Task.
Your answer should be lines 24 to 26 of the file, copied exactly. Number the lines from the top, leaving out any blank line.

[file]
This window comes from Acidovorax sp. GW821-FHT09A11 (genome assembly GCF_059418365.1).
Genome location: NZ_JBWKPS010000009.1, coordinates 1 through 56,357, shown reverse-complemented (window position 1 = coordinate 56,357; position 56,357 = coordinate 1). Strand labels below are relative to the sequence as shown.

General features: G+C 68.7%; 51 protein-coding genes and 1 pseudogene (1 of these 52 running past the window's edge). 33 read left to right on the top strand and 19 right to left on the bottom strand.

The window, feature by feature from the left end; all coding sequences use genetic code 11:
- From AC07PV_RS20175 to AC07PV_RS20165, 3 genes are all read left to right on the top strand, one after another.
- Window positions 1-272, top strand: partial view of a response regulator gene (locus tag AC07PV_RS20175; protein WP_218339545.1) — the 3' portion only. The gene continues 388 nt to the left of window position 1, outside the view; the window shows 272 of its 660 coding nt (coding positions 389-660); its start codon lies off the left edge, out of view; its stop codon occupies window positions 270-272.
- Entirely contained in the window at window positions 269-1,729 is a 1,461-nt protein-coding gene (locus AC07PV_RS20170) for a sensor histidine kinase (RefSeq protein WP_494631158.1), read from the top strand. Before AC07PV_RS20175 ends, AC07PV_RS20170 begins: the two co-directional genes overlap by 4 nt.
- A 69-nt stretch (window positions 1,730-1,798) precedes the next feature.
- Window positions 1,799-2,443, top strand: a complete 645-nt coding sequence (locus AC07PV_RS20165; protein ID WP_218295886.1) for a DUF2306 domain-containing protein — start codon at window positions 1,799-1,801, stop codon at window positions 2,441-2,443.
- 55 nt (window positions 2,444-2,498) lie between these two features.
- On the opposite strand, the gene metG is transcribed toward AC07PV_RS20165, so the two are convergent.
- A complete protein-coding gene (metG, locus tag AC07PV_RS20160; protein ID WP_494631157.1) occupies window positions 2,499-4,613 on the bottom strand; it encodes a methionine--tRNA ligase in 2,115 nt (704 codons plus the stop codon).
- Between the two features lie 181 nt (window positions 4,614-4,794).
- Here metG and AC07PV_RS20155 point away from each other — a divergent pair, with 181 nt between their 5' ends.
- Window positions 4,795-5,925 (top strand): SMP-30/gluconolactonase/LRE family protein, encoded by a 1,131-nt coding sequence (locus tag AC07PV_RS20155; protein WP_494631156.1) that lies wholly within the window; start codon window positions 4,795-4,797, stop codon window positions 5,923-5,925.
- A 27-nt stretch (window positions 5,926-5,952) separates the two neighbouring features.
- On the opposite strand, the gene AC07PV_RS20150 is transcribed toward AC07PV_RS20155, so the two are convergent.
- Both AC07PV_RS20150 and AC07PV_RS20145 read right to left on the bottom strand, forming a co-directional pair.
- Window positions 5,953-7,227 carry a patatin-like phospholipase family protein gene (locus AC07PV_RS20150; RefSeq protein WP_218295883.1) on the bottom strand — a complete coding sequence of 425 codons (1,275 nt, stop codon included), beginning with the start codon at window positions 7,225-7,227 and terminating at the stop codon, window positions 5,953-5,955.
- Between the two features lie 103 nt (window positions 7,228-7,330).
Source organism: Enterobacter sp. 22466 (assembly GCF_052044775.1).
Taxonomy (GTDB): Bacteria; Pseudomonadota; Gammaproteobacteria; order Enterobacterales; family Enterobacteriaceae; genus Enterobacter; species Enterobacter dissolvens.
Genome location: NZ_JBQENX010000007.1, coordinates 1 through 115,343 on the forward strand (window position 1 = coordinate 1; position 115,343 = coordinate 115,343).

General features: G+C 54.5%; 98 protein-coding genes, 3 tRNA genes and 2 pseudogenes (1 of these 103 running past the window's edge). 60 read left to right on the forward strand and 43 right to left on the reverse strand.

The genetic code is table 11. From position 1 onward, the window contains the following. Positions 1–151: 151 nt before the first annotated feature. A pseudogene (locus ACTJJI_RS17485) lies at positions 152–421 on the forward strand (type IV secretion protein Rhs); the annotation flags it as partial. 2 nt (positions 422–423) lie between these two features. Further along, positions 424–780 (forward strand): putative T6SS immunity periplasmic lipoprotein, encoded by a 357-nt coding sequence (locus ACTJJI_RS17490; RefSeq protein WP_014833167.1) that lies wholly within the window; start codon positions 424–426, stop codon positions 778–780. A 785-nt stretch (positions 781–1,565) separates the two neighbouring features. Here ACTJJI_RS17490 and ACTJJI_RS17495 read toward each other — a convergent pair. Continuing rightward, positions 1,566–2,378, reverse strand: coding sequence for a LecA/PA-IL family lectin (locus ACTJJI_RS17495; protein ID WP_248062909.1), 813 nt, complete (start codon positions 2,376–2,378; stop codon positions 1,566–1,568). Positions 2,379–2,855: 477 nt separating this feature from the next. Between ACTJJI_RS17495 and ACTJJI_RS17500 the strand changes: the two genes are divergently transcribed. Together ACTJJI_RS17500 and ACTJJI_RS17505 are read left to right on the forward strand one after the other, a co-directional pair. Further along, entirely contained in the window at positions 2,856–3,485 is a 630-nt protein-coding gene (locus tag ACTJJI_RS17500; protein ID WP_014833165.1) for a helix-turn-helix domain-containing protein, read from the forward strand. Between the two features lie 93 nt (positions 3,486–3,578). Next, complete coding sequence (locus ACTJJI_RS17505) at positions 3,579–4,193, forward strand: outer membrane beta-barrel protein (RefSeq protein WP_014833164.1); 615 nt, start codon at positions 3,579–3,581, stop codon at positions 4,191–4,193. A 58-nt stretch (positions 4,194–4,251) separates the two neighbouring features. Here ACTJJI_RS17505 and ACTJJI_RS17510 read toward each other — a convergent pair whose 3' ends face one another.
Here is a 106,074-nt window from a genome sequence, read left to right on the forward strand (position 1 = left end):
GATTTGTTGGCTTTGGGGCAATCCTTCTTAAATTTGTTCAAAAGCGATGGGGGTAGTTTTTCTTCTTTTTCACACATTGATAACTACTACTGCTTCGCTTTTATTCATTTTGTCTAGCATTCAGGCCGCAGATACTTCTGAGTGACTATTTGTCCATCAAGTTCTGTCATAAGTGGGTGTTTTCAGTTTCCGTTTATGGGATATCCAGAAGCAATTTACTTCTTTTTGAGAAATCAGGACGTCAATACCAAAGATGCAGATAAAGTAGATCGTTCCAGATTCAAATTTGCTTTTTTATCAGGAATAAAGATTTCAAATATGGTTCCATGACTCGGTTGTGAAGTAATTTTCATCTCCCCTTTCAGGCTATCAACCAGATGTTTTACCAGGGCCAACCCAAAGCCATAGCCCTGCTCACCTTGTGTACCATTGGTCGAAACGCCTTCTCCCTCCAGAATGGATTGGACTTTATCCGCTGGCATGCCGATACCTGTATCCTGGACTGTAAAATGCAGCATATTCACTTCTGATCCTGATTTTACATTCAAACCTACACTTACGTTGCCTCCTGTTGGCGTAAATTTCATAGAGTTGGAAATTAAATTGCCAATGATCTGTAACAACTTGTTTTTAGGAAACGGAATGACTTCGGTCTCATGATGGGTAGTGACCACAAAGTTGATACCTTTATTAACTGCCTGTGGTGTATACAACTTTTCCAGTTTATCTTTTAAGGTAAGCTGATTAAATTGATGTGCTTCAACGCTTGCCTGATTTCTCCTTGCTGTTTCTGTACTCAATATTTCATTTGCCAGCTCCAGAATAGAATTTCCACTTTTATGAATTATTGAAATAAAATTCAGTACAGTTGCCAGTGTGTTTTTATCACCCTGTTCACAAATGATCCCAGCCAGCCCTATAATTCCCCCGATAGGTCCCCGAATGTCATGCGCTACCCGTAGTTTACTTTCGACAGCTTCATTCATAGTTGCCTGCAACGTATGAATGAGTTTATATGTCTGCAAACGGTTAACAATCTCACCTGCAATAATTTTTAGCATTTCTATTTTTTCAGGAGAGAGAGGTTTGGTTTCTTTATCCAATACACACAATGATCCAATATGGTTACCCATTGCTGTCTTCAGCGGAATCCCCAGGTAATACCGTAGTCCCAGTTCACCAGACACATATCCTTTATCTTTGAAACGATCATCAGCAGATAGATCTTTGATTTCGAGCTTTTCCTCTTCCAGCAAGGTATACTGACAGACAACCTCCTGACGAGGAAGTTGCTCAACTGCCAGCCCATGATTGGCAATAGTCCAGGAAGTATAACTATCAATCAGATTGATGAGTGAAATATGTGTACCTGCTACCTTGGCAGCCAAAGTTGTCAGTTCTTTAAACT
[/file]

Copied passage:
General features: G+C 54.5%; 98 protein-coding genes, 3 tRNA genes and 2 pseudogenes (1 of these 103 running past the window's edge). 60 read left to right on the forward strand and 43 right to left on the reverse strand.

The genetic code is table 11. From position 1 onward, the window contains the following. Positions 1–151: 151 nt before the first annotated feature. A pseudogene (locus ACTJJI_RS17485) lies at positions 152–421 on the forward strand (type IV secretion protein Rhs); the annotation flags it as partial. 2 nt (positions 422–423) lie between these two features. Further along, positions 424–780 (forward strand): putative T6SS immunity periplasmic lipoprotein, encoded by a 357-nt coding sequence (locus ACTJJI_RS17490; RefSeq protein WP_014833167.1) that lies wholly within the window; start codon positions 424–426, stop codon positions 778–780. A 785-nt stretch (positions 781–1,565) separates the two neighbouring features. Here ACTJJI_RS17490 and ACTJJI_RS17495 read toward each other — a convergent pair. Continuing rightward, positions 1,566–2,378, reverse strand: coding sequence for a LecA/PA-IL family lectin (locus ACTJJI_RS17495; protein ID WP_248062909.1), 813 nt, complete (start codon positions 2,376–2,378; stop codon positions 1,566–1,568). Positions 2,379–2,855: 477 nt separating this feature from the next. Between ACTJJI_RS17495 and ACTJJI_RS17500 the strand changes: the two genes are divergently transcribed. Together ACTJJI_RS17500 and ACTJJI_RS17505 are read left to right on the forward strand one after the other, a co-directional pair. Further along, entirely contained in the window at positions 2,856–3,485 is a 630-nt protein-coding gene (locus tag ACTJJI_RS17500; protein ID WP_014833165.1) for a helix-turn-helix domain-containing protein, read from the forward strand. Between the two features lie 93 nt (positions 3,486–3,578). Next, complete coding sequence (locus ACTJJI_RS17505) at positions 3,579–4,193, forward strand: outer membrane beta-barrel protein (RefSeq protein WP_014833164.1); 615 nt, start codon at positions 3,579–3,581, stop codon at positions 4,191–4,193. A 58-nt stretch (positions 4,194–4,251) separates the two neighbouring features. Here ACTJJI_RS17505 and ACTJJI_RS17510 read toward each other — a convergent pair whose 3' ends face one another.
Here is a 106,074-nt window from a genome sequence, read left to right on the forward strand (position 1 = left end):